Talking Like Grownups

Talking Like Grownups October 9, 2015

Jonathan Franzen begins his NYTBR review of Sherry Turkle’s Reclaiming Conversation by describing Turkle’s unique place among commentators on technical culture: “She’s a skeptic who was once a believer, a clinical psychologist among the industry shills and the literary hand-wringers, an empiricist among the cherry-picking anecdotalists, a moderate among the extremists, a realist among the fantasists, a humanist but not a Luddite: a grown-up.”

As a grownup, Turkle doesn’t approve the infantilization of relationships that technology permits. The “cleaner, less risky, less demanding” interactions we have with robots or across screens. She is dismayed at how quickly we “settle for the feeling of being cared for and, similarly, to prefer the sense of community that social media deliver, because it comes without the hazards and commitments of a real-world community.” There is a form of misanthropy at work, a “deep disappointment with human beings, who are flawed and forgetful, needy and unpredictable, in ways that machines are wired not to.” Mediated through technology, we don’t have to deal with the boredom that descends on live conversation; and, in Turkle’s words, “in bits and pieces; it is as though we use them as spare parts to support our fragile selves.”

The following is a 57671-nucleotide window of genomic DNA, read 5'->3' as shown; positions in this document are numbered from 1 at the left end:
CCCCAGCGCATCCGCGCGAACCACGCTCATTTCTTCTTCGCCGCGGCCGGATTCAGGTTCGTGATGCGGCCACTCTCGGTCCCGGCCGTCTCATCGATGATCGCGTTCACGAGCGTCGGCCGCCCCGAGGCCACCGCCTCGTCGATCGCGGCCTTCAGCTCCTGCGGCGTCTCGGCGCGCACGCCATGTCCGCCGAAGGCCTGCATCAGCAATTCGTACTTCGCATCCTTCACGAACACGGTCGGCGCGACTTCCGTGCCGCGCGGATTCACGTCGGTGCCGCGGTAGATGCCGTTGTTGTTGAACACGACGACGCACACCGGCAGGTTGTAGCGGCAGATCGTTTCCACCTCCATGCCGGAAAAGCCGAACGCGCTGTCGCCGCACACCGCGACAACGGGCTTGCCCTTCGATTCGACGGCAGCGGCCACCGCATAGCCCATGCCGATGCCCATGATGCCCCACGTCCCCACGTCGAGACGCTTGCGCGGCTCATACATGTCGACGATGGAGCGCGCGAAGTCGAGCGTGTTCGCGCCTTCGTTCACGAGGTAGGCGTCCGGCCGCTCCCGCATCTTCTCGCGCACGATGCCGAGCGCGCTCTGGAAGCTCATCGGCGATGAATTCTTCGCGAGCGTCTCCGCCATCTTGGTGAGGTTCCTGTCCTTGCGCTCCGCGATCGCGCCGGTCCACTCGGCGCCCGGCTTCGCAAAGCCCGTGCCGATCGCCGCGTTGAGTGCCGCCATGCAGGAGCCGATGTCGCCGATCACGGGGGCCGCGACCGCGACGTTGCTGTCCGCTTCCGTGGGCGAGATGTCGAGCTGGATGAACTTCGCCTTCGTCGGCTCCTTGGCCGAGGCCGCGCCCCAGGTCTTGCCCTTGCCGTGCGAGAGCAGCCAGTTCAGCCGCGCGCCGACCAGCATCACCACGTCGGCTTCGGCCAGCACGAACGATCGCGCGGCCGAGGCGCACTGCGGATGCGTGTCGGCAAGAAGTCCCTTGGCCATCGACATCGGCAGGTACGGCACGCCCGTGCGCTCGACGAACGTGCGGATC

Grownups converse, and that’s what Turkle urges, particularly within families, where she finds conversation on the wane: “According to Turkle’s young interviewees, the vicious circle works like this: ‘Parents give their children phones. Children can’t get their parents’ attention away from their phones, so children take refuge in their own devices. Then, parents use their children’s absorption with phones as permission to have their own phones out as much as they wish.’”

Turkle blames parents, and urges them to stop the cycle: “The most realistic way to disrupt this circle is to have parents step up to their responsibilities as mentors.”

Browse Our Archives

Follow Us!